Countering terrorist ideologies: a rational actor and game theoretic analysis of de-radicalization programs for Al-Jemaah Al-Islamiyah prisoners in Singapore and Indonesia
Pendleton, Paul E.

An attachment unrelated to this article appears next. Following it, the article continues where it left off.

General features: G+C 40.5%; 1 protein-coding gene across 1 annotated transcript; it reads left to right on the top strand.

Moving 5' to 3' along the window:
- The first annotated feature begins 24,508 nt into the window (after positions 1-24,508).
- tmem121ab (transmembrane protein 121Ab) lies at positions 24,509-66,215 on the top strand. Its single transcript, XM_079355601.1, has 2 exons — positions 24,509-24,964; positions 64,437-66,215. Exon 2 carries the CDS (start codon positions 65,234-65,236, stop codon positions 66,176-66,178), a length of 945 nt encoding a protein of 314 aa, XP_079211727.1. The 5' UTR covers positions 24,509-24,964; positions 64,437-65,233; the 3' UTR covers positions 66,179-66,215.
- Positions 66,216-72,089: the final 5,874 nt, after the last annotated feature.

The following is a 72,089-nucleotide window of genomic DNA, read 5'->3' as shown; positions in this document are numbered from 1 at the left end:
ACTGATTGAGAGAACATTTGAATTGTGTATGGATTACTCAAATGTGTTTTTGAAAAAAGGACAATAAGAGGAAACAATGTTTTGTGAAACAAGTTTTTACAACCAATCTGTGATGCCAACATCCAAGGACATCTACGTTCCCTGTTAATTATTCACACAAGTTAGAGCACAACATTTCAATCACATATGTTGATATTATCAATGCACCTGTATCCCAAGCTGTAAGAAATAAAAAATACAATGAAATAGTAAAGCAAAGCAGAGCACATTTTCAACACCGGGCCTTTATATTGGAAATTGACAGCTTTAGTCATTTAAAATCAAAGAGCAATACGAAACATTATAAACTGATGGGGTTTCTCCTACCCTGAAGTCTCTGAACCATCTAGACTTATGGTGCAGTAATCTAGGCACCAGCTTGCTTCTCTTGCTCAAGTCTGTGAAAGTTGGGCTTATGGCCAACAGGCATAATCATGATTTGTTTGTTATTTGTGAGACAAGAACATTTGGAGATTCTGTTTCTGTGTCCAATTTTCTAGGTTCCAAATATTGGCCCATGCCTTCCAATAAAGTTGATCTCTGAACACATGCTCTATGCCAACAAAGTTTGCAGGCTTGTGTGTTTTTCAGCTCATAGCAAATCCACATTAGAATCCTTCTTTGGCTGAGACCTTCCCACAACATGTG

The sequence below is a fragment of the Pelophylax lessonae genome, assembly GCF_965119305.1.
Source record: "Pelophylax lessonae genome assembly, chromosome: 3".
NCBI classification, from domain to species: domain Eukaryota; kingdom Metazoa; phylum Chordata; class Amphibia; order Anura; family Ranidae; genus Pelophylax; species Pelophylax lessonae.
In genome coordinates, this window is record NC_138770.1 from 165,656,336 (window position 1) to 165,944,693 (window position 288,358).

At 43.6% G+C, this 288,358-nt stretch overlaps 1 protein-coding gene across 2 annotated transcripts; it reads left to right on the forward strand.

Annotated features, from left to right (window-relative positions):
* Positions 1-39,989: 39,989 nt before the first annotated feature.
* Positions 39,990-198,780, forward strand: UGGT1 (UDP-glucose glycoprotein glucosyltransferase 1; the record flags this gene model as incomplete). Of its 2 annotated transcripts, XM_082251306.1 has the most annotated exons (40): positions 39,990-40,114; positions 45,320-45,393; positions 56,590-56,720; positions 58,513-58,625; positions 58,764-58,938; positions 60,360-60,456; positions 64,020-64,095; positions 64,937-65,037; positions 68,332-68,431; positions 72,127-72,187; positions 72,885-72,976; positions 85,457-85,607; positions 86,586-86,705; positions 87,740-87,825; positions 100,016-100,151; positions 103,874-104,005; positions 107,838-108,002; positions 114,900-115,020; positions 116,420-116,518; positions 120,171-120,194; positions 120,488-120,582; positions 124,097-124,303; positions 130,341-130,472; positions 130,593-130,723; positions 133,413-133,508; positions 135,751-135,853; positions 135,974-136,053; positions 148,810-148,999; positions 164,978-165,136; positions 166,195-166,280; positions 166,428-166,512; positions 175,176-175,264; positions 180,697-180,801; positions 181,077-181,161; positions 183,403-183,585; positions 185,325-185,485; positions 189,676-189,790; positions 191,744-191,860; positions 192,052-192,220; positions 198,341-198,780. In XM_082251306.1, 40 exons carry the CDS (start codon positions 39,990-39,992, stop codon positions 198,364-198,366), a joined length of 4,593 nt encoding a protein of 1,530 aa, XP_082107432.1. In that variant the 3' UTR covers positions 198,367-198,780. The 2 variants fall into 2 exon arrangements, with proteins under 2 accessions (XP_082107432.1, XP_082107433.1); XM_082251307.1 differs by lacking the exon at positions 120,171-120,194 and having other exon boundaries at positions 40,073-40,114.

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Countering terrorist ideologies is a task that relies exclusively on trust in an authority and the matching of incentives to individual needs for any success to be realized. Broad messaging campaigns undertaken by both physically and/or culturally removed authorities have little impact due to credibility problems and tendencies to over-generalize. This thesis, proposing that successful counter-ideology occurs at the level of the individual, constitutes a rational actor and game theoretic analysis of counter-ideology programs in Indonesia and Singapore, evaluating their unique, individually targeted approaches to the problem of terrorist detainee de-radicalization. A survey of the Al-Jemaah Al-Islamiyah (JI) terrorist group's cultural elements provides specific vulnerabilities which are available be used against the individual detainee's attraction to the JI ideology. While both programs rely upon the influence of an authority to de-radicalize prisoners, they achieve this goal through very different ways of targeting individual vulnerabilities, building trust, and administering incentives. In the end, establishing detainee trust in diverse authorities is shown to be plausible, as is using de-radicalized prisoners and the newly trusted authority to influence prisoners to give up at least portions of the ideology. The results are categorized with respect to design of future counter-ideology and de-radicalization programs.
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